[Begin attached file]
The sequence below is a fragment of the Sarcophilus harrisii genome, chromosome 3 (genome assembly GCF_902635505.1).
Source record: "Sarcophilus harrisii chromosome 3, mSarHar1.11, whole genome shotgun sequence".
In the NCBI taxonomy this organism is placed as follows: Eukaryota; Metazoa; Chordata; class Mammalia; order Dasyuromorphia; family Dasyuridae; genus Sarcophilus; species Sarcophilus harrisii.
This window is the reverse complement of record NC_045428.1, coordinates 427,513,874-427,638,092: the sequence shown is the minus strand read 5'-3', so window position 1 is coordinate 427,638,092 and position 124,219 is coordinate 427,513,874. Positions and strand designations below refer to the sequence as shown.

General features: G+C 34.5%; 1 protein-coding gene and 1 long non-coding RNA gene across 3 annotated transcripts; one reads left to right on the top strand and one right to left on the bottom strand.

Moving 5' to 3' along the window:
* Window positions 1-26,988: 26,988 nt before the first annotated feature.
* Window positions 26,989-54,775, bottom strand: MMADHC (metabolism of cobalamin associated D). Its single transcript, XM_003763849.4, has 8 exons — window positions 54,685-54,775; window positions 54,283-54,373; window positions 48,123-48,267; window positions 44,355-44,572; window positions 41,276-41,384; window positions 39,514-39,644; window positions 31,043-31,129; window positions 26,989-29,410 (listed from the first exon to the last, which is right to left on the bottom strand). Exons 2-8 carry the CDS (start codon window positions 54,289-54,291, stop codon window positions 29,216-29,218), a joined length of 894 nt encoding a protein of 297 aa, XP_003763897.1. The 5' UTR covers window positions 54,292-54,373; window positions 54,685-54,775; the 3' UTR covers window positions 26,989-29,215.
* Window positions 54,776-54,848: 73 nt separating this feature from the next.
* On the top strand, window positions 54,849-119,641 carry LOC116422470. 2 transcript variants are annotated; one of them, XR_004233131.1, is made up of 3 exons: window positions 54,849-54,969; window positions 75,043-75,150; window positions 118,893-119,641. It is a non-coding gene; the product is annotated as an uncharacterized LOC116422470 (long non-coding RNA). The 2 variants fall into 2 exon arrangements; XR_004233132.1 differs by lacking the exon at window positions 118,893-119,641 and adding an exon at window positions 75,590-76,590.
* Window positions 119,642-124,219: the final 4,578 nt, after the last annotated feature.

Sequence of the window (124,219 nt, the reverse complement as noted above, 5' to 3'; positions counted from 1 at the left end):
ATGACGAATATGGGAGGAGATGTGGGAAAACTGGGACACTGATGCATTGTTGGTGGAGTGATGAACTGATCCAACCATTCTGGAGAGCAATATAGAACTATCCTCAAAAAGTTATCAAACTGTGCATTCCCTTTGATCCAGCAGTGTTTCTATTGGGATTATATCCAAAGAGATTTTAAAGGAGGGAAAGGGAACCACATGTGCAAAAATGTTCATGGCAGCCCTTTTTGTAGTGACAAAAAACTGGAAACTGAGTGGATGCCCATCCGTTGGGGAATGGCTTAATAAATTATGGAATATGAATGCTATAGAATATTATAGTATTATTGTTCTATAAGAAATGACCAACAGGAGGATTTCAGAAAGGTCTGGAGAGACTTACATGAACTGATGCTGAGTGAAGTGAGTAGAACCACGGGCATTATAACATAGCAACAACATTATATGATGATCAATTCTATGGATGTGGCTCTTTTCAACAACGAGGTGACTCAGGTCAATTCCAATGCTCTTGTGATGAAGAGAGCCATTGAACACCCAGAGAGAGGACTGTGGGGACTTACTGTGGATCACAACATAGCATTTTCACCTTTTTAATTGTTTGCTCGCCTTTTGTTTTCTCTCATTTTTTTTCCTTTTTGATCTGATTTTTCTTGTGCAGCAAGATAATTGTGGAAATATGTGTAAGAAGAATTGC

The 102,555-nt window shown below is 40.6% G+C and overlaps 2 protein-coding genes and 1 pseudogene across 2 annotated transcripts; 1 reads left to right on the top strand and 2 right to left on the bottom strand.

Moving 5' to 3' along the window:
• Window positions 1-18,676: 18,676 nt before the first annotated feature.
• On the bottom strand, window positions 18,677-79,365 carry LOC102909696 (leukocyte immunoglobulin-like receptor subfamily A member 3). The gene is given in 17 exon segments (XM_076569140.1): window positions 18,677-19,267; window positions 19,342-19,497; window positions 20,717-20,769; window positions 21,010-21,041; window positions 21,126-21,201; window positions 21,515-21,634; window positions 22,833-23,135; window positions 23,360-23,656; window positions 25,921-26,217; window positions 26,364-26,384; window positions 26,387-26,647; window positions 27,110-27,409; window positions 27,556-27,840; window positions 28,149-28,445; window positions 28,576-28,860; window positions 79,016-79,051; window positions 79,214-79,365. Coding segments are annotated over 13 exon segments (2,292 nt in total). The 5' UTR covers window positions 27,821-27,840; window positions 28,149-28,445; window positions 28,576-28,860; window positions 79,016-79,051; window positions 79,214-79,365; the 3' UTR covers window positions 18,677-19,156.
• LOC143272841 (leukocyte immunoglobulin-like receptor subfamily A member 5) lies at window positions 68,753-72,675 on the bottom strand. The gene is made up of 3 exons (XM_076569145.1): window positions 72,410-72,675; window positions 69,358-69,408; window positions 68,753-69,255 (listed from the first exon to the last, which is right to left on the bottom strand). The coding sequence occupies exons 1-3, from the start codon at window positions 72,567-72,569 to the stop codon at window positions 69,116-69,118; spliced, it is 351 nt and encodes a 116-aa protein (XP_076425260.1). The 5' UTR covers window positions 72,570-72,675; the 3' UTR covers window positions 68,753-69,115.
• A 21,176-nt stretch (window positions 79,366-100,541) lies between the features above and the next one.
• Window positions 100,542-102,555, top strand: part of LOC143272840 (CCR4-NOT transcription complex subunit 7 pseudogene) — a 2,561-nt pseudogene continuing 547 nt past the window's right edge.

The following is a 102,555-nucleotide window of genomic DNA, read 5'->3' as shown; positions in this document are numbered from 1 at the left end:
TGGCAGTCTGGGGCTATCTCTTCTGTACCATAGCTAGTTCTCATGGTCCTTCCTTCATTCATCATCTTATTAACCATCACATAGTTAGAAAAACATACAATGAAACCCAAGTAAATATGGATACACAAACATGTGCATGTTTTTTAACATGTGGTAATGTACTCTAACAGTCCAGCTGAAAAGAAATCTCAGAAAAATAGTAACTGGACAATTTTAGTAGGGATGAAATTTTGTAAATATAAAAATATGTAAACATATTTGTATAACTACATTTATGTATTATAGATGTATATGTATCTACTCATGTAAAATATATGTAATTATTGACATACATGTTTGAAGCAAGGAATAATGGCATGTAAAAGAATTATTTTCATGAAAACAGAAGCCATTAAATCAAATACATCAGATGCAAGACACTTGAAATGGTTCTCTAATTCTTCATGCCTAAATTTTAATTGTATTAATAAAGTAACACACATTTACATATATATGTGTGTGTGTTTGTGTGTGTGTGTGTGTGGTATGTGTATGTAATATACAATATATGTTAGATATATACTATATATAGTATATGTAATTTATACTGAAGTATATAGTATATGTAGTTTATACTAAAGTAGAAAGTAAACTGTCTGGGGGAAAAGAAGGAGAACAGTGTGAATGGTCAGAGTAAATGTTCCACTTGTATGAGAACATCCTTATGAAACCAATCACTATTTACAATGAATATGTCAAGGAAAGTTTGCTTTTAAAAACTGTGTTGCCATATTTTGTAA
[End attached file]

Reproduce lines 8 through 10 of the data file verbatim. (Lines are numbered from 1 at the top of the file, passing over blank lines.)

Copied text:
* Window positions 26,989-54,775, bottom strand: MMADHC (metabolism of cobalamin associated D). Its single transcript, XM_003763849.4, has 8 exons — window positions 54,685-54,775; window positions 54,283-54,373; window positions 48,123-48,267; window positions 44,355-44,572; window positions 41,276-41,384; window positions 39,514-39,644; window positions 31,043-31,129; window positions 26,989-29,410 (listed from the first exon to the last, which is right to left on the bottom strand). Exons 2-8 carry the CDS (start codon window positions 54,289-54,291, stop codon window positions 29,216-29,218), a joined length of 894 nt encoding a protein of 297 aa, XP_003763897.1. The 5' UTR covers window positions 54,292-54,373; window positions 54,685-54,775; the 3' UTR covers window positions 26,989-29,215.
* Window positions 54,776-54,848: 73 nt separating this feature from the next.
* On the top strand, window positions 54,849-119,641 carry LOC116422470. 2 transcript variants are annotated; one of them, XR_004233131.1, is made up of 3 exons: window positions 54,849-54,969; window positions 75,043-75,150; window positions 118,893-119,641. It is a non-coding gene; the product is annotated as an uncharacterized LOC116422470 (long non-coding RNA). The 2 variants fall into 2 exon arrangements; XR_004233132.1 differs by lacking the exon at window positions 118,893-119,641 and adding an exon at window positions 75,590-76,590.